Ryan's intro tonight is laced with superlatives: "The most sought-after title in television history," "the most intense week of their lives," "the best singers in the country," "this judging panel...will accept only the very best," and "shocking eliminations that will shake you to the core." Okay, that last one was hyperbole rather than a superlative, but you get the idea: it's Hollywood week, when the contestants will be winnowed down to twenty guys and twenty girls. Would that it were only a week.
Montage of people being awakened by their parents to go to Hollywood, because if they weren't living with their parents, they wouldn't have auditioned in the first place. Planes, LAX, buses, hotel rooms, and a few score of uniformly excited and variously deluded people, all of whom are cut loose to stand on the stage marveling in awe. Ryan points out something unusual about this batch: it's only males. Damn, Frank Herbert's White Plague has struck American Idol! No, it's just that the female contestants will be covered next week. See, already the "Hollywood Week" thing is exposed as a lie.
The judges show up, and from the stage they address the one section of auditorium seats that's actually occupied before getting things going. This early on, there's no fine-tuning; guys will come out in groups of ten and take turns singing a capella for the judges, sudden-death style. And to add to the pressure, the contestants' families are up in the balcony. Ryan doesn't say that the losers' loved ones will be dropped through a trap door to certain maiming, but the implication is clear.
The first group includes Micah Johnson, the guy from the Long Beach audition with a nerve-damage-caused speech impediment. Again, it disappears when he sings, "Benny and the Jets" this time. Keith gives him a standing ovation and everything. Now Ryan tells us that he has to wait until the rest of the line sings before they all hear the decision. I guess he did say "sudden death," not "instant death," so my bad. A few more guys I don't remember also sing, as though to build suspense, but obviously Micah is through, as well as the other three guys we heard. And then so do some more guys, like Nate Tao, shouty mop-head Gabe Brown (who earns more standing ovations from the audience), and Gupreet Singh Sarin, otherwise known as The Turbanator for his trademark headwear. It's like he's the only Sikh on network television or something.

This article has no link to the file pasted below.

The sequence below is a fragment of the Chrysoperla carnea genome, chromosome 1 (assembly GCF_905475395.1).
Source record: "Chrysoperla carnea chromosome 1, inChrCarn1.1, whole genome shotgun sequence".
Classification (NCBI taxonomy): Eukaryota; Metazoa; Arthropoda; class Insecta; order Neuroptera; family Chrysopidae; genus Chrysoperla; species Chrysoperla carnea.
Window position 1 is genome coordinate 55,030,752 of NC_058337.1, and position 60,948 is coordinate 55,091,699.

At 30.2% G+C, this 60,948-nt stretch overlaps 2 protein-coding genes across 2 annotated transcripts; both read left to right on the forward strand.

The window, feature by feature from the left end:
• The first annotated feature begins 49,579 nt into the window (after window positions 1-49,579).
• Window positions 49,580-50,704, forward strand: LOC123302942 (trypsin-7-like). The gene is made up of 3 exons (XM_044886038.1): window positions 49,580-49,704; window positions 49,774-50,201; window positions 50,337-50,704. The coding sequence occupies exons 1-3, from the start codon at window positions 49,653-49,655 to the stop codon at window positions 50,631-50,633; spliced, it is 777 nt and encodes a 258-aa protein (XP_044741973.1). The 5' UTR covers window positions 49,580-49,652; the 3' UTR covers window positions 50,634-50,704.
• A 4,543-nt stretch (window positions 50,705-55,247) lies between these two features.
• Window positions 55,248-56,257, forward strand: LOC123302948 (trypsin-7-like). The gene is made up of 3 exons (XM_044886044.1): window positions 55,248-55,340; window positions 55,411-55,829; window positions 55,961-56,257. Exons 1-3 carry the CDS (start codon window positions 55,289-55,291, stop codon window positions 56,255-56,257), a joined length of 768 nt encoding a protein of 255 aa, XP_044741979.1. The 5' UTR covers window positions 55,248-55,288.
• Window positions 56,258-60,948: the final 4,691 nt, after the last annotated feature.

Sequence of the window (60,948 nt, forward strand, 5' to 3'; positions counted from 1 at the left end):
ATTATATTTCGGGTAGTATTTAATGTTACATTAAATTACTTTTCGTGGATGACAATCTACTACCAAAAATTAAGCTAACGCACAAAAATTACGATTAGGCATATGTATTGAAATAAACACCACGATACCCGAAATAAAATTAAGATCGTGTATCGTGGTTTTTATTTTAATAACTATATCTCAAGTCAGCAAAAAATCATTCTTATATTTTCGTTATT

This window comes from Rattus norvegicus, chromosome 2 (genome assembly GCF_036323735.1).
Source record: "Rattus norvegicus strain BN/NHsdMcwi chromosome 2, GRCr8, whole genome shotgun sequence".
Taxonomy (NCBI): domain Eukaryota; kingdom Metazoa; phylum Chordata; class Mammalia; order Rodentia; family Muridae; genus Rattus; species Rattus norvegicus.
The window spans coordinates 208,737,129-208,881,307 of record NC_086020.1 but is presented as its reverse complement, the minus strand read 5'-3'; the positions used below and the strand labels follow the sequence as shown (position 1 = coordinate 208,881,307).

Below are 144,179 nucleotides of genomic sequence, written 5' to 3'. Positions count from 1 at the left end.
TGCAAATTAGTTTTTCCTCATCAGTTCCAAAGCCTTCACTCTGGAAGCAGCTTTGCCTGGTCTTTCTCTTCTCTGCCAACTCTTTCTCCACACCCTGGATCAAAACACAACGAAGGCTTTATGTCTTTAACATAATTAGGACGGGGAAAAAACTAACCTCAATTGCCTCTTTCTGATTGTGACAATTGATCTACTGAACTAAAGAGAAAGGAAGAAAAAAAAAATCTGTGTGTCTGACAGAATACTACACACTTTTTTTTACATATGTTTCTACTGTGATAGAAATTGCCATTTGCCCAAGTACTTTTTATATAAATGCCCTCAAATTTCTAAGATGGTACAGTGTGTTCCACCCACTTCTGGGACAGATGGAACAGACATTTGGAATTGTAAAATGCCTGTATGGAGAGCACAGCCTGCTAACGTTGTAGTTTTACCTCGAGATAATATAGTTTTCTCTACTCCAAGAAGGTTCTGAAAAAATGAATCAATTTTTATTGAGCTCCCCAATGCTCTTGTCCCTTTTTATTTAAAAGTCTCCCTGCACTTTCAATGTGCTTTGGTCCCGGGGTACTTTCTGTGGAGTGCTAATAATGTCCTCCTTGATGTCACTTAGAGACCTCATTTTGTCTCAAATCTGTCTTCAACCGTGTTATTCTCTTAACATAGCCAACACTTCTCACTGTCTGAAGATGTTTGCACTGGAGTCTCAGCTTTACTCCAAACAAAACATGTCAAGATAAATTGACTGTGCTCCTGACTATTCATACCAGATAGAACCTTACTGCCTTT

Then we're reintroduced to Karl Skinner, an already energetic spaz who outlines the lengths to which he's already unnecessarily over-caffeinated himself this morning. So he should be good as long as he doesn't go into V-tach. He sings "Ain't Too Proud to Beg," which now that I think about it should be this show's theme song. Some hairy weirdoes make him seem like a shoo-in by comparison, but he's gone. So is Dustin Watts, the firefighter from Baton Rouge who looks better than he sounds, and Dr. Calvin Peters, who is going to continue being a singing doctor rather than becoming a singer who used to be a doctor. Then Cortez Shaw uncorks a high-volume version of Whitney Houston's "I Will Always Love You" that he hasn't even bothered to change the key on. There seems to be some disagreement among the judges, so that'll have to be milked for maximum drama. Which of course means a commercial break right here.